Sunday, 20 September 2015

259: Individual minis: a zombie for the horde

Particularly for 40k, it makes sense to paint a batch at once. Probably a squad, squadron or formation.

It can start to feel like a drag, and standards may slip. Modelling and painting an individual mini is a way to experiment with new time-consuming techniques without it turning into a hassle.

Here's a one. After a particularly brutal defeat (using my Iron Knights against my friend's Death Guard), I rewarded my opponent with an Iron Knight zombie for his horde. I did not have any spare legs, but then zombies don't need legs.

There's greenstuff guts and mushrooms, UHU mixed with paint to give glue-string gore, and some weathering experiments. Kudos to the first person to identify the source of the head.

Thursday, 10 September 2015

258: Photos of minis with an Android phone: Open Camera

Open camera is an Android app that is way better than the stock google camera app, when it comes to photographing minis.

One problem with the google app is that it will not focus. The auto focus keeps changing, so you just think it's sharp, then as you take the picture it blurs again. Open camera has a focus lock.
Under the dot menu, there is a padlock. Tap that to lock the focus. The camera will focus where you tap on the screen. Apart from that, it will not change. You can make fine adjustments to the focus by moving the camera closer or further from the subject.

Its a good idea to have an uncluttered background. A white sheet of paper curved up the wall is popular. The auto-exposure will then give you a dark image. The model can be almost silhouetted at worst, a little muddy looking at best. The exposure needs compensating for the bright background. In Open Camera the brightness setting is right on the main screen. It will then use it's standard algorithm for guessing the exposure, and brighten it up from that baseline. Then you can see tonal variation on the model, not the tonal variation on the paper.
If adjusting the exposure seems like too much hassle, then use a mid-grey background.

Here's a work-in-progress shot using Open Camera.

Thursday, 3 September 2015

257: A Storm Talon that doesn't look too bad

A ways back in the dim and distant past I showed you all how I'd converted up the Storm Raven to make it look a little less goofy (in my opinion of course).  I've even stuck to the same naming convention for this post!  Well with the release of the new Space Marines codex and all the formation-y goodness in it, who could resist the lure of a Storm Wing.  All I needed was the little addition of a pair of Storm Talons.

Of course, what had been stopping me buying Storm Talons before was an equal dislike of the stock model as sold by GW.  Just like the Storm Raven, I found it a little too blocky, too deep for its profile, and with a few design choices that I just couldn't make myself like no matter how hard I tried.

Thank you Internet (I'm pretty sure I'm not the first to utter those words ;), there seem to be plenty of others out there that feel the same way and have made some amazing conversions of the Storm Talon.

  • Excommunicate Traitoris has made a fantastic and subtle conversion, and one that I ultimately took the most inspiration from.
  • This and this conversion really went to town, and retained the rotation of the under-slung assault cannon.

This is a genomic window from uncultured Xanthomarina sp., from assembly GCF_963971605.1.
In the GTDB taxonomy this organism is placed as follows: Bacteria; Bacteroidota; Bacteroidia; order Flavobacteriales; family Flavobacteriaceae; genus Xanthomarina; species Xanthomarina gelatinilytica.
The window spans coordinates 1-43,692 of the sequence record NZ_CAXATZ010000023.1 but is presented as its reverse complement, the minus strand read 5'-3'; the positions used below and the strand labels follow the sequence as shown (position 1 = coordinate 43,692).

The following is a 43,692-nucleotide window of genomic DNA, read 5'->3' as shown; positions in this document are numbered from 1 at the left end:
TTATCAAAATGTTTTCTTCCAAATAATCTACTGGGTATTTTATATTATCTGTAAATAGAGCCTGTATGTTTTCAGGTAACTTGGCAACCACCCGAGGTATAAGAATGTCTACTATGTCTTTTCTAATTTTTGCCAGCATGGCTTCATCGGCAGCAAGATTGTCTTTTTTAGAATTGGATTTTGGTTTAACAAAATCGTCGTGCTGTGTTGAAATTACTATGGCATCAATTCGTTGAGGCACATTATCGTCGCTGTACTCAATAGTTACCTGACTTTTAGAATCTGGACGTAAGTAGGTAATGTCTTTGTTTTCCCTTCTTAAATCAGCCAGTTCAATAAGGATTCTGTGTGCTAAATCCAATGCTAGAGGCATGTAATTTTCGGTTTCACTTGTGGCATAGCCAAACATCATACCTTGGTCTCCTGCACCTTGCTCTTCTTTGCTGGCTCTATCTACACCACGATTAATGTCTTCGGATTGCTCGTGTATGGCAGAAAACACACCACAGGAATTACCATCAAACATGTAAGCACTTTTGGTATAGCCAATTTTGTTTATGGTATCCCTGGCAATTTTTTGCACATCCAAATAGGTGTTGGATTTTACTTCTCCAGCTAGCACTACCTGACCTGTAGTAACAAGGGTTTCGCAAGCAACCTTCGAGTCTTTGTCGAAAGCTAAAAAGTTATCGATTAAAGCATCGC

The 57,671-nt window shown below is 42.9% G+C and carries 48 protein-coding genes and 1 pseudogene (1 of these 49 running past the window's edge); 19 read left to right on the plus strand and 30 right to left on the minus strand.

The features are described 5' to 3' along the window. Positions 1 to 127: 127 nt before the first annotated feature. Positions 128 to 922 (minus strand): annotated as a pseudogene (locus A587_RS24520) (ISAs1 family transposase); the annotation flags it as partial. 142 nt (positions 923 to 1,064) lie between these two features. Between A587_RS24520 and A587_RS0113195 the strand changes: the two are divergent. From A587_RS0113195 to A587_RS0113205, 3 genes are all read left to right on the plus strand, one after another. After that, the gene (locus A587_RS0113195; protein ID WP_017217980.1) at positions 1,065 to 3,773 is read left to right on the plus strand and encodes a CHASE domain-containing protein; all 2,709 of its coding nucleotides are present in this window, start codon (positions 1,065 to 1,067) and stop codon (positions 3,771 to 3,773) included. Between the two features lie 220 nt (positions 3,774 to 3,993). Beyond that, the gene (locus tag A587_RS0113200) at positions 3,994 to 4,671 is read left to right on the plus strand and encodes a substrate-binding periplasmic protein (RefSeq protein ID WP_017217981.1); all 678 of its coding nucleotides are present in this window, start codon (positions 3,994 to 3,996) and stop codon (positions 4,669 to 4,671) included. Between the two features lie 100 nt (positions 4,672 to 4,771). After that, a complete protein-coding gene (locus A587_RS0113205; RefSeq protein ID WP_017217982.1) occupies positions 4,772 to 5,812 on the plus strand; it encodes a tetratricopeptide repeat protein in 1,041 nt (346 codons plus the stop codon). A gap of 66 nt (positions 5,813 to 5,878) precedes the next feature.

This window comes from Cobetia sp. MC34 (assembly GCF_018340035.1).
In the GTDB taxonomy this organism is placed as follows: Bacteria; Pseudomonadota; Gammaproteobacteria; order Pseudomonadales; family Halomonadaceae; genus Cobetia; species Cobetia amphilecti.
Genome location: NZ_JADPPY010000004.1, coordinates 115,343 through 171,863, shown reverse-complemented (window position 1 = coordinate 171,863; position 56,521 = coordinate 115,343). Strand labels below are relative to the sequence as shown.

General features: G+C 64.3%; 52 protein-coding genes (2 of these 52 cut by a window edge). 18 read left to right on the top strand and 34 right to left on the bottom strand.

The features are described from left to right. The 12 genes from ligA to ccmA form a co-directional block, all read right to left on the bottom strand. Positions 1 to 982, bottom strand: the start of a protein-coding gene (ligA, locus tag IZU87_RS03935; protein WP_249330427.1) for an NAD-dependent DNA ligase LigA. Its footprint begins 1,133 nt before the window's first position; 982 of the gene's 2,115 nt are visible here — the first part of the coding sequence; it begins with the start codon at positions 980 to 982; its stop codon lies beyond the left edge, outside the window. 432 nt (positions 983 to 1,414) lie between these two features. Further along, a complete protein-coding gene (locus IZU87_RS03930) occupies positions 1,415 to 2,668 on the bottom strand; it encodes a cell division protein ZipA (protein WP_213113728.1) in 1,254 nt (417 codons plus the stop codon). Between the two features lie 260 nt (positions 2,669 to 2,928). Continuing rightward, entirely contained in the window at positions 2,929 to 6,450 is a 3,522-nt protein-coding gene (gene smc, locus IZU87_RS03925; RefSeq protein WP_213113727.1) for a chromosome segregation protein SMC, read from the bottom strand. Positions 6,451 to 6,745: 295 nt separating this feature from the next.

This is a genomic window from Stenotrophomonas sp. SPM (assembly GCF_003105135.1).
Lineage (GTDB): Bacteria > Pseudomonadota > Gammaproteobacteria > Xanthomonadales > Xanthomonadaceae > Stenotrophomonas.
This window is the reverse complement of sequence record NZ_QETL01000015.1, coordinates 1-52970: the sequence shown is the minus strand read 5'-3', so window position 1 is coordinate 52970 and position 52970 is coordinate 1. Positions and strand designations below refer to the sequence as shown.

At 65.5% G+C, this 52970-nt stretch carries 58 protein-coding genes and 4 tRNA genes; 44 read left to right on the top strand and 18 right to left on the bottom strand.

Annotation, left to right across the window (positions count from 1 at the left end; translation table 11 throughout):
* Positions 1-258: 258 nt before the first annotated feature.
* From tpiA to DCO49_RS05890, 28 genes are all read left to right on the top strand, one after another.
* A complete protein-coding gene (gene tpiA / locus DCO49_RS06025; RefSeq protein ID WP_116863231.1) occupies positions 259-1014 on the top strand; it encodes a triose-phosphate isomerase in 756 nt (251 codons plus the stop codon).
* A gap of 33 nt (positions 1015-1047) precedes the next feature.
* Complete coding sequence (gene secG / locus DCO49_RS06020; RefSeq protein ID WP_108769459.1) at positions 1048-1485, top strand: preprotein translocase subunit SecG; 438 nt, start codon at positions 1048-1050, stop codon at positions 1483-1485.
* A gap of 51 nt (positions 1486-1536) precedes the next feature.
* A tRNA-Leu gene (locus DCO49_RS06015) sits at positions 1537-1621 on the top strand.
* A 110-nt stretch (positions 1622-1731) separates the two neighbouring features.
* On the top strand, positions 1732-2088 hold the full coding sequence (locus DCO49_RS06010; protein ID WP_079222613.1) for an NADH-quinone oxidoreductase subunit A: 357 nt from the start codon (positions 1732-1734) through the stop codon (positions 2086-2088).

• This more realistic plane variant is really nice too.
There are a couple of conversions that really stand out though for their inventiveness:
  • This A-10 Warthog conversion is inspired and if it didn't require the purchase of Storm Raven wings and a Punisher Autocannon from somewhere I would have been copying this heavily.
  • Whoever came up with this ED-209 style assault walker conversion was truly inspired.

Anyway, I'm obviously getting lazy in my old age as I wanted to fix up the Talon with as little work as possible.  Its not a perfect conversion, if I had the money and time for lots of extra parts then I'd be doing more, but this is a pretty quick and easy fix (as long as you don't mind that the Assault Cannons no longer rotate.

All the images should be nice and big if you need when you click on them.

 First step is to make the Assault Cannons, add the skid plate from the very bottom of the standard setup, and remove the square tab from the underside of the body.  It's right in the centre of the circular mount for the underslung turret, you should be able to make out where it was in the image.
 Join the Assault Cannons together, add the skid plate, then glue directly onto the circular section of the underside of the body (where the little tab used to be).
I've also constructed the rest of the body so you can see the new silhouette, much more streamlined compared to the image below it of the standard build.
 Engine pods.  I like to mount the wings so they are tapered from the front, I think they just look a bit better that way.
I also mounted the rocket-pods under the wings, to the lower parts of the engine pods.  This required a very small amount of trimming to get them to fit nicely, but it was just a little bit, and just to make the join that little bit nicer.

That's it, all the work I had to do.  Below are a few shots of the completed model so you can see its final silhouette.  I'm pretty pleased.  It still has that compact, punchy feel of the original model that goes so well with its rules, but has removed the worst offenders for silly modelling choices.



So, what do you think?


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